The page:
Immigration reform's potency as a GOP incumbent slayer will be put to the test in South Carolina, where Sen. Lindsey Graham faces three primary challenges and probably a fourth.
If he blows them away, as currently seems possible, it could embolden Republicans to support legislation that gives illegal immigrants a path to citizenship. But if his race gets tough, GOP waverers would probably duck for cover, burying the chances of bipartisan reform.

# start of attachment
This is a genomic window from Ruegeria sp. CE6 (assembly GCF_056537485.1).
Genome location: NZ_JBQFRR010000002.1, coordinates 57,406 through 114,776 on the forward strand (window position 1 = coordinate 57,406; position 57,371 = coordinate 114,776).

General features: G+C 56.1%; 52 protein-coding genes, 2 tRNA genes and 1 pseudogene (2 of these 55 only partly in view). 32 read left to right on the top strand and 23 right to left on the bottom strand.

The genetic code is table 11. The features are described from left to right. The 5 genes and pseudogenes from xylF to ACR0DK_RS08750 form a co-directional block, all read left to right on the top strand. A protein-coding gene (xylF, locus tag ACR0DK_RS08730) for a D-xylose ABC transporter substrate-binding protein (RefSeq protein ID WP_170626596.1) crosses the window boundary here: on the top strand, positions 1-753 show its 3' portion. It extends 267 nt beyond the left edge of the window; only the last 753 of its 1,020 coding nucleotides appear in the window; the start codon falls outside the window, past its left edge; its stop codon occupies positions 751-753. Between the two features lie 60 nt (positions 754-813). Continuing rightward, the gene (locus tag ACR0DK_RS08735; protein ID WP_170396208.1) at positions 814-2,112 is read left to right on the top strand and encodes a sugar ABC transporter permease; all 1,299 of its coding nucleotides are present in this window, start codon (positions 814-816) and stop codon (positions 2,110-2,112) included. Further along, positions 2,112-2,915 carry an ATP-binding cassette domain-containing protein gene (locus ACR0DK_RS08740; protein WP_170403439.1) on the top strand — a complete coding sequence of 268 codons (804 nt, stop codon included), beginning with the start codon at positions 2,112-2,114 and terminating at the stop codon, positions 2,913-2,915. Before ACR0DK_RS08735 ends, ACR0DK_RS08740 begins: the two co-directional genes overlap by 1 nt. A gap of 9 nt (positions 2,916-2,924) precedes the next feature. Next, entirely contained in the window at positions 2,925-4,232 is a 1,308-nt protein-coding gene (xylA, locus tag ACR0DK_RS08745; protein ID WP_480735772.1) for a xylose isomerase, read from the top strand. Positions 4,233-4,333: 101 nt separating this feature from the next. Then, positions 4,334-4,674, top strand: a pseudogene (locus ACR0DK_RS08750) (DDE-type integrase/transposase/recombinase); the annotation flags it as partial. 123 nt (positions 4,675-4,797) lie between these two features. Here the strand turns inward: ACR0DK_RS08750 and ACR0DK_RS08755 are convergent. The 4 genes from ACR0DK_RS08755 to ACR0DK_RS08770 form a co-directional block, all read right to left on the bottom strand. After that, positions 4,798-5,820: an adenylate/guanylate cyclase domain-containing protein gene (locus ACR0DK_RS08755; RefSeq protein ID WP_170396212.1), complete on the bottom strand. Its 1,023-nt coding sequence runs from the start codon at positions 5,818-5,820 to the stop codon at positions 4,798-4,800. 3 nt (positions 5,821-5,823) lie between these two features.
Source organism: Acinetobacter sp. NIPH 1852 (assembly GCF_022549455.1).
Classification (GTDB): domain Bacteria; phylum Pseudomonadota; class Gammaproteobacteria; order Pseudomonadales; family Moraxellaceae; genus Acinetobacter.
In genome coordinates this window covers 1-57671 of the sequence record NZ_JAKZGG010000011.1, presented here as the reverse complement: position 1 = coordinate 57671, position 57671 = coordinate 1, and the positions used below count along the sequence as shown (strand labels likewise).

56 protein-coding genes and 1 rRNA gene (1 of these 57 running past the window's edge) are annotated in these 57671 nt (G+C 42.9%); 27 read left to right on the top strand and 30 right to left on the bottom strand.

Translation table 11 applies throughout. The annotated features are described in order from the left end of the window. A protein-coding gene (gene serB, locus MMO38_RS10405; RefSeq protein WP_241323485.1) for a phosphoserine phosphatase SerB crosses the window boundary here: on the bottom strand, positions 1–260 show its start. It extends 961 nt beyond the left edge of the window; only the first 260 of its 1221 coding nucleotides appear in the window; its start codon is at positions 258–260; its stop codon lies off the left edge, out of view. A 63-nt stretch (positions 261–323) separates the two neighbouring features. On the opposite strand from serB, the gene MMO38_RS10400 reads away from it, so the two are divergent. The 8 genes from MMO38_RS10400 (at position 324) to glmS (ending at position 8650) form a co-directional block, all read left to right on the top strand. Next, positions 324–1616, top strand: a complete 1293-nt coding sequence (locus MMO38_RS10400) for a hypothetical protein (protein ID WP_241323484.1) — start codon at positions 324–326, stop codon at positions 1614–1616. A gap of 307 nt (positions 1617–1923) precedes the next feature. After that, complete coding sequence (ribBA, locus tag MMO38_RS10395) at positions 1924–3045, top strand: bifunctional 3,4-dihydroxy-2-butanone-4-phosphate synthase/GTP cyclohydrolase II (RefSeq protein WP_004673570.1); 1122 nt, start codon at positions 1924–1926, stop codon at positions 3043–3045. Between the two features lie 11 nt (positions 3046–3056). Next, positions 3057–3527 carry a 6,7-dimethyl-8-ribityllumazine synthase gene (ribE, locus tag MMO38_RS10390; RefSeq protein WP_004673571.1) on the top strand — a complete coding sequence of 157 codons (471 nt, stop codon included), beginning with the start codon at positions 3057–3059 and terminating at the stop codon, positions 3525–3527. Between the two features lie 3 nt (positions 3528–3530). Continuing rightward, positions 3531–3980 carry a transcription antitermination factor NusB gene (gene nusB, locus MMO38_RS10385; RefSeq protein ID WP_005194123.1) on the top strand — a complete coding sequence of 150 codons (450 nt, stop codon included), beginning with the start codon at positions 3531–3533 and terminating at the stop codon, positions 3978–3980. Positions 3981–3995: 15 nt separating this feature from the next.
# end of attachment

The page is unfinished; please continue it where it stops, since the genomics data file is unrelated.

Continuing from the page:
Graham is mistrusted by many conservatives because for years he has worked with Democrats, notably on the 2008 bank bailout and climate change legislation, and to help President Obama secure his nominees to the Supreme Court. But immigration may be even more critical to the party base.